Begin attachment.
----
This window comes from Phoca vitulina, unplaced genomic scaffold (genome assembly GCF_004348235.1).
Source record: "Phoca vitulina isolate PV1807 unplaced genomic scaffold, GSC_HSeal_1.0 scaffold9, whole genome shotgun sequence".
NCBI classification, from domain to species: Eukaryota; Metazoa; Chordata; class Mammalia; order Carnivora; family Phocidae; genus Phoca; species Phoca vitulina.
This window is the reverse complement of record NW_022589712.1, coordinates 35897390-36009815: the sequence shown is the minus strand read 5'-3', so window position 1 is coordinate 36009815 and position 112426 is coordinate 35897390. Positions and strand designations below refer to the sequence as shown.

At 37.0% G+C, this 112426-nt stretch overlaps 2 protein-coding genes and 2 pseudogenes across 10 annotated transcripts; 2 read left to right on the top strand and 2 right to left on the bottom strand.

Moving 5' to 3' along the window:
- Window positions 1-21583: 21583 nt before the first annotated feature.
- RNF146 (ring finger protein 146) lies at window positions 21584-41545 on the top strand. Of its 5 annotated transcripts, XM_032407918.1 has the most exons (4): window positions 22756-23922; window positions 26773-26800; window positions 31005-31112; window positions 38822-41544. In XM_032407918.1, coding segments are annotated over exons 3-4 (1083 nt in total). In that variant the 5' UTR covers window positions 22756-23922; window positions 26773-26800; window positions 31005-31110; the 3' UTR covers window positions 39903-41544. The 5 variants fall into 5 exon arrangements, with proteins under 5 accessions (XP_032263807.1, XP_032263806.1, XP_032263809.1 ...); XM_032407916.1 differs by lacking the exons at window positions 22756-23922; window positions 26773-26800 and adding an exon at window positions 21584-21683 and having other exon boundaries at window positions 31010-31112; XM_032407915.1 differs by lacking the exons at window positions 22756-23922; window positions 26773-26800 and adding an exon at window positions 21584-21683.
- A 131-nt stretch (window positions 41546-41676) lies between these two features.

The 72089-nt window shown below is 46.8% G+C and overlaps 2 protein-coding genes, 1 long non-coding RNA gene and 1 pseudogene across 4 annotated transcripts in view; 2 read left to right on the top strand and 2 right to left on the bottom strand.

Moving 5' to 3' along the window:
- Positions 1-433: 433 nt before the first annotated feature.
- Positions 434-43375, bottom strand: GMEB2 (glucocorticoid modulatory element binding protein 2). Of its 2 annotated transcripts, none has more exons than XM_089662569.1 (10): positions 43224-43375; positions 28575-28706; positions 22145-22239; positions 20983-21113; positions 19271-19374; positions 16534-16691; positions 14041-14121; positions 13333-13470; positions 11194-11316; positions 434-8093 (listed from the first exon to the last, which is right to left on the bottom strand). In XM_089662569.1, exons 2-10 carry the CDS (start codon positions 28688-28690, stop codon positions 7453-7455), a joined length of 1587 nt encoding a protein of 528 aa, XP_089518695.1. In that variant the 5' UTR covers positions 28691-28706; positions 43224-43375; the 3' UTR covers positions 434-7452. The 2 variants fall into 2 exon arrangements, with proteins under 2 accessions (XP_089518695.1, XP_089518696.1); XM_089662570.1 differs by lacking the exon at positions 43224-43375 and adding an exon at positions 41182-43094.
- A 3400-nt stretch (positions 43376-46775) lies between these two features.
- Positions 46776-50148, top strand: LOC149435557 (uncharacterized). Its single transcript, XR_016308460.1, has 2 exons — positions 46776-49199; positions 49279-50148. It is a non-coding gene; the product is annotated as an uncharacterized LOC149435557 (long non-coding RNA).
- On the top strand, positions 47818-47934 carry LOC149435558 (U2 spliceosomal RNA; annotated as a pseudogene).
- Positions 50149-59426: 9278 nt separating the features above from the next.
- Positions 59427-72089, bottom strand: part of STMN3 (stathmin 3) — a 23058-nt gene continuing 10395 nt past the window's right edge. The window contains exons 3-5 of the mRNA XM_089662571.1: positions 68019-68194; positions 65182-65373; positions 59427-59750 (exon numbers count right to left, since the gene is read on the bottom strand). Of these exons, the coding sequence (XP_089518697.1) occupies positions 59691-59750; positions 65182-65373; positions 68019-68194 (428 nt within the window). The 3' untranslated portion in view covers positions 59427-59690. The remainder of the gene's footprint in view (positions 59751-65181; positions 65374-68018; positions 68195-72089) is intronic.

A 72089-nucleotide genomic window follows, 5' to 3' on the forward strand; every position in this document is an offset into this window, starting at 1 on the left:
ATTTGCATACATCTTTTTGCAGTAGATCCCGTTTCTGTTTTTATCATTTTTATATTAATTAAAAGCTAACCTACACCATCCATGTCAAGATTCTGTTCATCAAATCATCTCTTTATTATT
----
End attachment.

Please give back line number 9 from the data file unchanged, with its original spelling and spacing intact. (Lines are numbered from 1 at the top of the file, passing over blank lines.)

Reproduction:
- A 131-nt stretch (window positions 41546-41676) lies between these two features.